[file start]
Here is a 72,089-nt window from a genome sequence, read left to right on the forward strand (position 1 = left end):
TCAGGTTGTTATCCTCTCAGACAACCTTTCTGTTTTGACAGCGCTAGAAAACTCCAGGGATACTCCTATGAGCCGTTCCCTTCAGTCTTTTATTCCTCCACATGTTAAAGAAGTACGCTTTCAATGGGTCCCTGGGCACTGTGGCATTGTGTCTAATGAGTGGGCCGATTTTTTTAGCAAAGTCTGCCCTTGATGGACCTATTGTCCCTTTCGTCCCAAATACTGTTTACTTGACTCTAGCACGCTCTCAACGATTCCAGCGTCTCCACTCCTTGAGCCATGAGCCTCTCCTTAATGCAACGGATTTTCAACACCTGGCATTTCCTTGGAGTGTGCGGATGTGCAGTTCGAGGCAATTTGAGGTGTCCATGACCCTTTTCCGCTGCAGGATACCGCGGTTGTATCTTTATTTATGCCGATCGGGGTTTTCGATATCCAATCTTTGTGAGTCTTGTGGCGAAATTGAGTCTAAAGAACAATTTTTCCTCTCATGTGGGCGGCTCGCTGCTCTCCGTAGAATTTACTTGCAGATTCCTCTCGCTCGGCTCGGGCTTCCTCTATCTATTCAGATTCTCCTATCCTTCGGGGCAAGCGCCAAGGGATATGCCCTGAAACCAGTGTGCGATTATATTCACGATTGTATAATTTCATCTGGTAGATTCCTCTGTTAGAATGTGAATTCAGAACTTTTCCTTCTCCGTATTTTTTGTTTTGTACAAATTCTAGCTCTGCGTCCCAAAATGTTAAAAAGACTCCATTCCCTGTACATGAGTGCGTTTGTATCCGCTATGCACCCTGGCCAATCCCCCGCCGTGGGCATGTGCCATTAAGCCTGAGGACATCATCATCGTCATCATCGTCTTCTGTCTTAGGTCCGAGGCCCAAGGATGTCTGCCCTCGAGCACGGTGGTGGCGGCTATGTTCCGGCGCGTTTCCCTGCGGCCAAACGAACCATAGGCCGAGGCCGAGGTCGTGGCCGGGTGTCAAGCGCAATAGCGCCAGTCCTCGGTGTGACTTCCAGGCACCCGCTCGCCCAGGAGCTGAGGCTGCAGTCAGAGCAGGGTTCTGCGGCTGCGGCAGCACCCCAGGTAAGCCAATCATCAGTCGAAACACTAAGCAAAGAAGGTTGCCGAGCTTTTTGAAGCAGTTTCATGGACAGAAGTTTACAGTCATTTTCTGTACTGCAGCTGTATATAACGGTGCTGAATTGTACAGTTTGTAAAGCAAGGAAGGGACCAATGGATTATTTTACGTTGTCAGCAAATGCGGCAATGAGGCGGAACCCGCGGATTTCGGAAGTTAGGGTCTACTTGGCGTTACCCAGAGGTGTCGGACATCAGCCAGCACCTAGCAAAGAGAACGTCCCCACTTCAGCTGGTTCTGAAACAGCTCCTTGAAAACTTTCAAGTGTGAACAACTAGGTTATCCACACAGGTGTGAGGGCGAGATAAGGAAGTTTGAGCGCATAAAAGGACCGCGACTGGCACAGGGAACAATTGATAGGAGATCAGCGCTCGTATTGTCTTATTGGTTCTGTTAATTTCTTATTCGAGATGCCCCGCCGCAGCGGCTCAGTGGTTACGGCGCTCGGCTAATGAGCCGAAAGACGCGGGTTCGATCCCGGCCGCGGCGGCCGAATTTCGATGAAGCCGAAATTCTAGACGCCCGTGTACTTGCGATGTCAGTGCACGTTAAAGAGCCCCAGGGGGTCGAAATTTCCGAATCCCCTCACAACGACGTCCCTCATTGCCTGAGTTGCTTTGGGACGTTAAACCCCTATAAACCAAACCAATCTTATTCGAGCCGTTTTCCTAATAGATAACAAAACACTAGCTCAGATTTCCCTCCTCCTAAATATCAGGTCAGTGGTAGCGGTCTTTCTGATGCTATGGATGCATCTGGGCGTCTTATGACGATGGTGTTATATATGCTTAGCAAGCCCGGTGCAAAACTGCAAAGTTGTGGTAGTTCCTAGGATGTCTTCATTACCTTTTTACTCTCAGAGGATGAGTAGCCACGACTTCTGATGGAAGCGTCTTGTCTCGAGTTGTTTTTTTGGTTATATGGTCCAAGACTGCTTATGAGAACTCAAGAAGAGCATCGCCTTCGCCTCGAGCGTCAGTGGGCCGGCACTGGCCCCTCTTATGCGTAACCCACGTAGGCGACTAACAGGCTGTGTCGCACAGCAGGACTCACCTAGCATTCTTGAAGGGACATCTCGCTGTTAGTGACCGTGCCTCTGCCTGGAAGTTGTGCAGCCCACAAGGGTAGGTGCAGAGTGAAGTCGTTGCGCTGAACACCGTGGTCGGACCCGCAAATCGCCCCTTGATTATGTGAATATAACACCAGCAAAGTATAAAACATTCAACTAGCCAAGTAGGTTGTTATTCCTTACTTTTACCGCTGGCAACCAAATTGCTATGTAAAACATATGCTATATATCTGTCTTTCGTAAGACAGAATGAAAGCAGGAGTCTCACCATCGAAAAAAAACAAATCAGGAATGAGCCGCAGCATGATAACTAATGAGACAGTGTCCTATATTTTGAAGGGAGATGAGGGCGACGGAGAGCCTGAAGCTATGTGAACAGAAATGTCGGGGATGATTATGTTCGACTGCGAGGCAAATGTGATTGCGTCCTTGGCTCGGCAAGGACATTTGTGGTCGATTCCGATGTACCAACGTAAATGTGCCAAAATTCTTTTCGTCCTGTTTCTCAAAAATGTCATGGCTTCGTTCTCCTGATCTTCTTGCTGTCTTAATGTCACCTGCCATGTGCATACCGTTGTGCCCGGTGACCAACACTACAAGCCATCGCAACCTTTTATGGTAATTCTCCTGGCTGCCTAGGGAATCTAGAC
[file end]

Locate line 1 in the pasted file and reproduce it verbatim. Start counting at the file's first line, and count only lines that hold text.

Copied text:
Here is a 72,089-nt window from a genome sequence, read left to right on the forward strand (position 1 = left end):